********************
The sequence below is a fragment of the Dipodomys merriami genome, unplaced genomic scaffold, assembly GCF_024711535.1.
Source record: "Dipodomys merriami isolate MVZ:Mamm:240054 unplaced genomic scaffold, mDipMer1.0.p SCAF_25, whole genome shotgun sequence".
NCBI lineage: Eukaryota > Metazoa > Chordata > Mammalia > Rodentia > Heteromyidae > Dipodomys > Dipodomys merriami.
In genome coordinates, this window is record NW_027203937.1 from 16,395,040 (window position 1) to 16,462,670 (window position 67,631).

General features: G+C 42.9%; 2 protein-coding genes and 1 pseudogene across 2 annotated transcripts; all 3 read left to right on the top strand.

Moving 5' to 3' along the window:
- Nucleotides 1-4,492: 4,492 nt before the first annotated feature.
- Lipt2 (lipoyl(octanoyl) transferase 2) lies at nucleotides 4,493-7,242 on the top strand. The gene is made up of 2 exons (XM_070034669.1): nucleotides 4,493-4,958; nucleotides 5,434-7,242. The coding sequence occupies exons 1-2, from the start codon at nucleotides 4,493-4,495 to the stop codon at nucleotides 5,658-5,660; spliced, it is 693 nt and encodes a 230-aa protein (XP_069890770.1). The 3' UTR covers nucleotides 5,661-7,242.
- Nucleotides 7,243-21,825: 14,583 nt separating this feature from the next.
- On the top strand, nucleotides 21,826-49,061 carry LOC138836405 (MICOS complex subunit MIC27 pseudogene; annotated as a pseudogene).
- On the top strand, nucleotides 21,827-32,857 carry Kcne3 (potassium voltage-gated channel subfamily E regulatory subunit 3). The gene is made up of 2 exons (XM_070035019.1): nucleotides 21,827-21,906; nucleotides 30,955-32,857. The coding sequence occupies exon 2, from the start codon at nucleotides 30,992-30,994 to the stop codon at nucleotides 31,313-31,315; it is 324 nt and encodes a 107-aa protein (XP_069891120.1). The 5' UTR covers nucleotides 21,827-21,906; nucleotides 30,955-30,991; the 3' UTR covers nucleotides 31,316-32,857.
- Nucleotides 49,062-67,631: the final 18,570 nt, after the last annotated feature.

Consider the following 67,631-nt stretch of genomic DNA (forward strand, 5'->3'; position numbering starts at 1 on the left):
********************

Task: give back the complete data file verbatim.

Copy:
The sequence below is a fragment of the Dipodomys merriami genome, unplaced genomic scaffold, assembly GCF_024711535.1.
Source record: "Dipodomys merriami isolate MVZ:Mamm:240054 unplaced genomic scaffold, mDipMer1.0.p SCAF_25, whole genome shotgun sequence".
NCBI lineage: Eukaryota > Metazoa > Chordata > Mammalia > Rodentia > Heteromyidae > Dipodomys > Dipodomys merriami.
In genome coordinates, this window is record NW_027203937.1 from 16,395,040 (window position 1) to 16,462,670 (window position 67,631).

General features: G+C 42.9%; 2 protein-coding genes and 1 pseudogene across 2 annotated transcripts; all 3 read left to right on the top strand.

Moving 5' to 3' along the window:
- Nucleotides 1-4,492: 4,492 nt before the first annotated feature.
- Lipt2 (lipoyl(octanoyl) transferase 2) lies at nucleotides 4,493-7,242 on the top strand. The gene is made up of 2 exons (XM_070034669.1): nucleotides 4,493-4,958; nucleotides 5,434-7,242. The coding sequence occupies exons 1-2, from the start codon at nucleotides 4,493-4,495 to the stop codon at nucleotides 5,658-5,660; spliced, it is 693 nt and encodes a 230-aa protein (XP_069890770.1). The 3' UTR covers nucleotides 5,661-7,242.
- Nucleotides 7,243-21,825: 14,583 nt separating this feature from the next.
- On the top strand, nucleotides 21,826-49,061 carry LOC138836405 (MICOS complex subunit MIC27 pseudogene; annotated as a pseudogene).
- On the top strand, nucleotides 21,827-32,857 carry Kcne3 (potassium voltage-gated channel subfamily E regulatory subunit 3). The gene is made up of 2 exons (XM_070035019.1): nucleotides 21,827-21,906; nucleotides 30,955-32,857. The coding sequence occupies exon 2, from the start codon at nucleotides 30,992-30,994 to the stop codon at nucleotides 31,313-31,315; it is 324 nt and encodes a 107-aa protein (XP_069891120.1). The 5' UTR covers nucleotides 21,827-21,906; nucleotides 30,955-30,991; the 3' UTR covers nucleotides 31,316-32,857.
- Nucleotides 49,062-67,631: the final 18,570 nt, after the last annotated feature.

Consider the following 67,631-nt stretch of genomic DNA (forward strand, 5'->3'; position numbering starts at 1 on the left):